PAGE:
I’ve always considered the use of the “word of God” to related to John 1:1, making it a reference to Christ Himself. Christ who is solid as iron, knows The Way, has His arm outstretched whenever you let go, is unaffected by any mists of darkness, and is there specifically to guide each of us into the presence of God, no matter where we are or what distance we are away from it. Our paths may be wildly different; we may even think the rod is wrong in the direction it’s going, but we know that it will lead us all the way home.

    I think “iron rod mormon”, “Liahona mormon”, “cafeteria mormon”, “new order mormon”, “third way mormon”, etc. are epithets used to mock us for our questions, doubts, and varied approaches to being members of the Church. We occasionally apply them to ourselves to try and thread the needle on belonging and not wanting to be so mocked, but we need to pay them no heed, keep hold of the rod, and press forward where the rod will lead us.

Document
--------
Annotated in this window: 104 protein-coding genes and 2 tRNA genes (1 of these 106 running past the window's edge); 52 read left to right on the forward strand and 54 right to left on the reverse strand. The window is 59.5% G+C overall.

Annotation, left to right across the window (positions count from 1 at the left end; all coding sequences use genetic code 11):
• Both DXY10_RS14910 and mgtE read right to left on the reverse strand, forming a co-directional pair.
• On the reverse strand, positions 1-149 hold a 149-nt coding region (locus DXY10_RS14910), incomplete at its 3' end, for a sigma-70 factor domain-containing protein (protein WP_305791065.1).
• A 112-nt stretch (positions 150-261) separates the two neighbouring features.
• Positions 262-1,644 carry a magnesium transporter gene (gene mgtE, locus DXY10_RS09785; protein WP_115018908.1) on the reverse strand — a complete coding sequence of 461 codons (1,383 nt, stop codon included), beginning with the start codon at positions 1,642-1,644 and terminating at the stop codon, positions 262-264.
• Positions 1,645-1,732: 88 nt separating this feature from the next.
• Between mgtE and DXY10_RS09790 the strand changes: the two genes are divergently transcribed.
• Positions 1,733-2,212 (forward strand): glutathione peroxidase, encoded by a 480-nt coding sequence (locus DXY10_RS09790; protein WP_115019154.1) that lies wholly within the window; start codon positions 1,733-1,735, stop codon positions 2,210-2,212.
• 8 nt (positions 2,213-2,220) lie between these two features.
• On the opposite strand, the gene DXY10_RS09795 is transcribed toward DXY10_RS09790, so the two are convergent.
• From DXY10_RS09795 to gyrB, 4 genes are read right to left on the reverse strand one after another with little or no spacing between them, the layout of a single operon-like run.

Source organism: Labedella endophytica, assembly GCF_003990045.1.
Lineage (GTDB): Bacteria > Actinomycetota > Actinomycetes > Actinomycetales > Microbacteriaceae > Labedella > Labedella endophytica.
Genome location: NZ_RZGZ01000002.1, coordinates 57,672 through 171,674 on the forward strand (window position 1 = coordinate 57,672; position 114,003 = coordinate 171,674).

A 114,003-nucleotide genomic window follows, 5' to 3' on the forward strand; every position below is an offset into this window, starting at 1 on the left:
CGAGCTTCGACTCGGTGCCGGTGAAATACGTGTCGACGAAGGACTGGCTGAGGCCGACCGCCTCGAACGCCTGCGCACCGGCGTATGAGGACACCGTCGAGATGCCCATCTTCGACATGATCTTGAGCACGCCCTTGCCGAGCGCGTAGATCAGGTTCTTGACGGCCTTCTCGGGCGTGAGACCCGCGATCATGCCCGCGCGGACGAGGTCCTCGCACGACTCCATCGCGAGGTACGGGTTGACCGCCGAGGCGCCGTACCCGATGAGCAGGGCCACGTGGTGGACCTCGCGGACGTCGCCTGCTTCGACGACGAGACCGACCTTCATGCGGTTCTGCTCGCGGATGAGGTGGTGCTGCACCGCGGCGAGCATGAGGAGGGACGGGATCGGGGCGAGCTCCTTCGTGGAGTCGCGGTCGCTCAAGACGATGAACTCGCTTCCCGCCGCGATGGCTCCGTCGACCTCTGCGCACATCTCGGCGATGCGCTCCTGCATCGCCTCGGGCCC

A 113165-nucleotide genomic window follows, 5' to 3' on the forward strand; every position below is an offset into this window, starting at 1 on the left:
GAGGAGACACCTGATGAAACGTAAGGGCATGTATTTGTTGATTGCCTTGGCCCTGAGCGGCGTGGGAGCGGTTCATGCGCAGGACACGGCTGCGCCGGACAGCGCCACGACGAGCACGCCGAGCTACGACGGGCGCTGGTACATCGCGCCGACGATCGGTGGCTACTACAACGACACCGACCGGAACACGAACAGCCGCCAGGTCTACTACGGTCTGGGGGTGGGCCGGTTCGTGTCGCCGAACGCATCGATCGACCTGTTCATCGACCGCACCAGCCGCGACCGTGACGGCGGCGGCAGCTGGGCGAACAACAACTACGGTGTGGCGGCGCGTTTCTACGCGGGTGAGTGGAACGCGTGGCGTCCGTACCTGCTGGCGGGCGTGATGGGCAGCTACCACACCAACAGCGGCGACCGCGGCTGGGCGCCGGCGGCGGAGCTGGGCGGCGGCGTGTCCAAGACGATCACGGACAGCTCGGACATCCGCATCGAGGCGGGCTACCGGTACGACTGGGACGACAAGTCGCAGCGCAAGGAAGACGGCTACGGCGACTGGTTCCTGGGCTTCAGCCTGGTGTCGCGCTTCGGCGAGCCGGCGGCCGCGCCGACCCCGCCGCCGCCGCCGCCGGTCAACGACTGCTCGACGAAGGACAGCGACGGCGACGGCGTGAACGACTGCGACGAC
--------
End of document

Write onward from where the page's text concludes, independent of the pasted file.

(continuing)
Being a Church and Temple attending, Gospel believing, somewhat liberal, transgender woman, I know my path is different from any other, even different from many who are often grouped with me. I also know that if I hold fast to Christ I will make it home to where it takes nothing more than reaching up to taste of the love of my Heavenly Parents.

  4. I kind of like the idea that Christ is both the fruit of the tree and the rod leading to the tree, Frank. He is the reward that awaits us, but he’s also there with us all along.